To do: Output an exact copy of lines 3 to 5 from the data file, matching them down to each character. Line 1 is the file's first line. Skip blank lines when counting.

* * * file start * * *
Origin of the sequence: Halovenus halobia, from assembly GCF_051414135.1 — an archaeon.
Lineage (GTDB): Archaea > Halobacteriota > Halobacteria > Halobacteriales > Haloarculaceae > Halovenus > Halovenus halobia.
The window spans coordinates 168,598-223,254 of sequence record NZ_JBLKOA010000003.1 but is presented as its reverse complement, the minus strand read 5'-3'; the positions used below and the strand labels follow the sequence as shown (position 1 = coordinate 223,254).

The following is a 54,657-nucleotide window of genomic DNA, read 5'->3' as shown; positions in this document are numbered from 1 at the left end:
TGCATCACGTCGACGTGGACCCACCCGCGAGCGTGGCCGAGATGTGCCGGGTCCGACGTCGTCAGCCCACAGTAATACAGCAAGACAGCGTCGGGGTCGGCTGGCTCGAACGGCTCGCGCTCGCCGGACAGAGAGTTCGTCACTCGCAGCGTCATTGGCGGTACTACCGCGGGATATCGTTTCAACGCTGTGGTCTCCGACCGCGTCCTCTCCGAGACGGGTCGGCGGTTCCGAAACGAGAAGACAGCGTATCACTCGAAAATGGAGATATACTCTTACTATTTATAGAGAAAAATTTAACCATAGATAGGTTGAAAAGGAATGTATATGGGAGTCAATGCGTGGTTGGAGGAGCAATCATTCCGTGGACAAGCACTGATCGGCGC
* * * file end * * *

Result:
The window spans coordinates 168,598-223,254 of sequence record NZ_JBLKOA010000003.1 but is presented as its reverse complement, the minus strand read 5'-3'; the positions used below and the strand labels follow the sequence as shown (position 1 = coordinate 223,254).

The following is a 54,657-nucleotide window of genomic DNA, read 5'->3' as shown; positions in this document are numbered from 1 at the left end:
TGCATCACGTCGACGTGGACCCACCCGCGAGCGTGGCCGAGATGTGCCGGGTCCGACGTCGTCAGCCCACAGTAATACAGCAAGACAGCGTCGGGGTCGGCTGGCTCGAACGGCTCGCGCTCGCCGGACAGAGAGTTCGTCACTCGCAGCGTCATTGGCGGTACTACCGCGGGATATCGTTTCAACGCTGTGGTCTCCGACCGCGTCCTCTCCGAGACGGGTCGGCGGTTCCGAAACGAGAAGACAGCGTATCACTCGAAAATGGAGATATACTCTTACTATTTATAGAGAAAAATTTAACCATAGATAGGTTGAAAAGGAATGTATATGGGAGTCAATGCGTGGTTGGAGGAGCAATCATTCCGTGGACAAGCACTGATCGGCGC